Dave Recordon from Six Apart did some nice work on stage, putting the case for open standards, like OpenId, OAuth, microformats etc as the essential next steps in blowing the social web wide open to all. Thanks Dave, it made sense and was a compelling case for all the pen tech that you and yours been working on.
Objective J and Cappucino
Thanks Francisco. Interesting. Not sure I want or need Cappucino, though. Unless I was quickly making a desktop app for the web, but not sure I want to replace a desktop app with a web app just because I can. Sorry, but it all felt a bit 4GLly to me. “We’ll solve all your problems for you, etc….”
The Pitch Competition
Are we noticing what is going on out in the real world? The pitch comp felt a bit weird. I’m sure I saw the panel talk down at a solid business model that might work now and encourage the pitcher to go for some model of giving it all away for free for a bit. Maybe they were right, but I’m getting the feeling that we’re in a bit of an unreal bubble. The economy and banks are in trouble, and we’re still going on like there’s a lot of hot VC cash for your ideas. Is that true? Or are we living in a cute little bubble for the next couple of days.
A great day all around, though. Thanks Carsonified people, and especially Mike for the handwritten note on the postcard attached to my badge. And as the train pulls into Brighton, I’m ready to do it all again tomorrow,
September 16, 2008
We did a car boot sale on the weekend.. and amongst the pile of books that we keep trying to sell but never do was one I bought a couple of years ago. The topic of that book was how to price various kinds of exotic derivative contracts, as used in a range of complex ways to buy, sell, spread and mitigate risk and make loads on money for investment bankers.
Derivatives start out as nice simple ideas, but before you know it, things get very complex. And if you trade lots of derivatives with lots of other parties, you end coupled to your trading parties in lots of weird ways.
So, what started out as a possibly sensible risk management exercise becomes so complex and you end up so tied to everybody else’s success that you’ve got a Lehman-sized problem.
The trouble here is:
Complexity: it gets too hard for humans to understand what is going on. Everybody kind of pretends they do, but nobody really does.
Coupling: it gets very hard to work out how to untangle the knot of relationships you’ve created.
Trouble. So the investment bank solution was to create more and varied derivatives to cover all of that, making it worse. Pass the coke and let’s do some business.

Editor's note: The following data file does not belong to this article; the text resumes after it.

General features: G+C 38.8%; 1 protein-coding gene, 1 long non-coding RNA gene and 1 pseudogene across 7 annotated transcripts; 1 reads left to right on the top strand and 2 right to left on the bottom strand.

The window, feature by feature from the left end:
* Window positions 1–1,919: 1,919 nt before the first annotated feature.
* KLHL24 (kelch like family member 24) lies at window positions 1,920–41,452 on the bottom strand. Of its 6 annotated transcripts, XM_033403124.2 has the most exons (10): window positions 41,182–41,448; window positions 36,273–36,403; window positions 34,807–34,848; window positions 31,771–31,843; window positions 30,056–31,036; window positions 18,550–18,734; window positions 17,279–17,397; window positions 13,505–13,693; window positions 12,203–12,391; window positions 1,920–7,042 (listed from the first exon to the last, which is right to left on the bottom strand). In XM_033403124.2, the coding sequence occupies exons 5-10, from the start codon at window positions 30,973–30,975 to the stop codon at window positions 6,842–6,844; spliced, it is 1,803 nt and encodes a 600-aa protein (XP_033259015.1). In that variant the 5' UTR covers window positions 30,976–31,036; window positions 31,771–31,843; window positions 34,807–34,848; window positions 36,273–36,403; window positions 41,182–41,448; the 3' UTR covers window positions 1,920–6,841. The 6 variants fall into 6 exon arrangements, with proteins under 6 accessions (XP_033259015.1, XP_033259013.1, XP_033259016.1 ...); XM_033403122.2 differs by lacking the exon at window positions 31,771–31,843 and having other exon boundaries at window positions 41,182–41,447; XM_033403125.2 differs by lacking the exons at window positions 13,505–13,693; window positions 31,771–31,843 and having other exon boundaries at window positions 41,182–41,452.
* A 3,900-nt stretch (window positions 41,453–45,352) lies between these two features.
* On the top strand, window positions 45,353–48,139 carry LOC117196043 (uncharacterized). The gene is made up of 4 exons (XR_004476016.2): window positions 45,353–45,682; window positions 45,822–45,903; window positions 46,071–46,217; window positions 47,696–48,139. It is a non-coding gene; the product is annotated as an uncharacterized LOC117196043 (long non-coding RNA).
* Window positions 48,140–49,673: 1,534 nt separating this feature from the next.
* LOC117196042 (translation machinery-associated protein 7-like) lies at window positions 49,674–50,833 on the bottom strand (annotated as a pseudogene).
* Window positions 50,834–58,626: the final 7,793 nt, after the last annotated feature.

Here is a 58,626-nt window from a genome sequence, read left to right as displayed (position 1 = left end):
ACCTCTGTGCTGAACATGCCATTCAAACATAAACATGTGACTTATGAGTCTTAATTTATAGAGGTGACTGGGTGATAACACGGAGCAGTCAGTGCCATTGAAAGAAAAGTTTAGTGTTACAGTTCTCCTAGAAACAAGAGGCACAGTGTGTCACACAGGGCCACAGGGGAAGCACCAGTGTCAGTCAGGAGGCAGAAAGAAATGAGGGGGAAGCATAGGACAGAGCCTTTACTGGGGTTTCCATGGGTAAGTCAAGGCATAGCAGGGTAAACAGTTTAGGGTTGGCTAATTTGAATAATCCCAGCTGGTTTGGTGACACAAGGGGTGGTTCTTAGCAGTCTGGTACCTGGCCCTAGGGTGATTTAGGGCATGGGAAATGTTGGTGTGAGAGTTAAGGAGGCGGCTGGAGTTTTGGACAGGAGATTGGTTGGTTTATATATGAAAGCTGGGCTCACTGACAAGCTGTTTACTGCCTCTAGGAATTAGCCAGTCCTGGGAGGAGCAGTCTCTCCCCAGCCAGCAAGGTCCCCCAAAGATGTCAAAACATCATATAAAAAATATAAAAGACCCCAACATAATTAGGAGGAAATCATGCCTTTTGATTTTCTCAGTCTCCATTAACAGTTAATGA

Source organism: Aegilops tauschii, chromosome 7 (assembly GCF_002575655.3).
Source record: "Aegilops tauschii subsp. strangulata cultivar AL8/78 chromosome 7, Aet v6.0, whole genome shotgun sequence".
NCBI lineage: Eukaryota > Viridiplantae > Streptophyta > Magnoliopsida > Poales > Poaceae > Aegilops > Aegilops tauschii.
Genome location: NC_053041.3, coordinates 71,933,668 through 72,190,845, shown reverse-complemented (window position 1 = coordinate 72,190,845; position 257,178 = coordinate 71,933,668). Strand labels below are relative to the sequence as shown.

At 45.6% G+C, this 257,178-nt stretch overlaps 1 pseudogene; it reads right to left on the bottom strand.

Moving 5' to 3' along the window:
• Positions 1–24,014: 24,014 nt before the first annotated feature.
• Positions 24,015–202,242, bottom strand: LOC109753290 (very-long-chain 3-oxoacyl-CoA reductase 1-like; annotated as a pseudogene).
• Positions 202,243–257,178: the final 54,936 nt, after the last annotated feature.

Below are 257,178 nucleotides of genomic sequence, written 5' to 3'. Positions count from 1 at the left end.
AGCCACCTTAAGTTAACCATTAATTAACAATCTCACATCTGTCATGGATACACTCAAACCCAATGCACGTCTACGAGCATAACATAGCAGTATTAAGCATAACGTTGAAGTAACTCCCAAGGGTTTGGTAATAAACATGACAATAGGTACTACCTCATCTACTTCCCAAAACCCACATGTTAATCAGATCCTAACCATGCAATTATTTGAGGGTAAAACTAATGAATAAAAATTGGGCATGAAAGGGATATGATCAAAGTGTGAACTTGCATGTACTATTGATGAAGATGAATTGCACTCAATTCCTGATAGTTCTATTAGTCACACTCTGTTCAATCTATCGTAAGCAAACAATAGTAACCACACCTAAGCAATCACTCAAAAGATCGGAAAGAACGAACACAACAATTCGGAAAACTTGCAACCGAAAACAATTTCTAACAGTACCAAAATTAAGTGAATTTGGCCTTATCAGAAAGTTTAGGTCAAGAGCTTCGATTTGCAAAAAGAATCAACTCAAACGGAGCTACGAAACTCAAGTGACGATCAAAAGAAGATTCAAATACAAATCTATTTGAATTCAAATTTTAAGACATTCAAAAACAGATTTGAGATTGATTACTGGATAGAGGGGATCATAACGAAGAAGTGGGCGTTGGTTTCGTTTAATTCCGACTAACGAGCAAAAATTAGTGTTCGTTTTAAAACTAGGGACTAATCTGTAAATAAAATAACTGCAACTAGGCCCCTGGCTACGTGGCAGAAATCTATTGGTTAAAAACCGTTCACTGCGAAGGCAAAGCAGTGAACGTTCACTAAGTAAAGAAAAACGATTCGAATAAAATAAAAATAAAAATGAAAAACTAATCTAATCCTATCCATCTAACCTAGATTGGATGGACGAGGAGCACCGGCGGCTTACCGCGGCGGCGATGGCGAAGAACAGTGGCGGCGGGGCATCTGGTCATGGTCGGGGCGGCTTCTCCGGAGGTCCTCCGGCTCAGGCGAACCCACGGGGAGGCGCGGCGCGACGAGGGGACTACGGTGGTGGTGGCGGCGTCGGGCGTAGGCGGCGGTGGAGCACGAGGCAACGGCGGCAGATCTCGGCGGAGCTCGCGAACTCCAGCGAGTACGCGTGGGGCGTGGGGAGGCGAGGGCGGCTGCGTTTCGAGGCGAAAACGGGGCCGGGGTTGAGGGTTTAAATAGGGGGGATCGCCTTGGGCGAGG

What has this got to do with the social web? Lots.
If we layer API on top of API, and couple all our social web services together without a lot of thought about systems architecture we run the risk of making something complex, over-coupled, and utterly unstable.
And when we start building businesses on top of all of that, things get risky for those businesses indeed. And if we start relying on complex, over coupled web services, what happens when something’s business model fails and it goes into the deadpool. Could the whole lot fall over and be hard to get working again?
So, I’m thinking we need to start thinking about the discipline of social systems architecture, where we manage and look at the interconnected web as we do large distributed systems, taking note of single points of failure, instability, reliability, complexity and coupling.
Sure, we can integrate lots of social web stuff, but we need to keep a systems engineering mind while doing it. Otherwise it is a bit like running your billion dollar derivative contracts out of an Excel spreadsheet.
September 8, 2008
There’s been a bunch of speculation as to just why Google has taken on the browser market with Chrome. Everybody has a good idea as to why. Now it is my turn. And while I’m at it, I want to give a quick review of the features of Chrome and why they might be important. We don’t get a new browser to play with every day of the week, and this one is different.
Okay, so what is Chrome all about? Why?
My take is this: The important features are not in the UI. Chrome usually refers to pretty UI stuff that isn’t important. Google’s being ironic here. Chrome looks ok but is nothing startling or beautiful. It is low key. Few menus, calm UI features. As if the served page matters more than the browser. Yup.
Basically, Chrome is the first browser that is designed from the ground up to serve web applications fast and seamlessly. Engineering-led Google has built something to serve Gmail, Google reader, Gears, and other web apps without getting in the way. In fact, accelerating these applications and all other web applications to make them snappy.
Strategy: Raising the Bar and Elevating Best Practice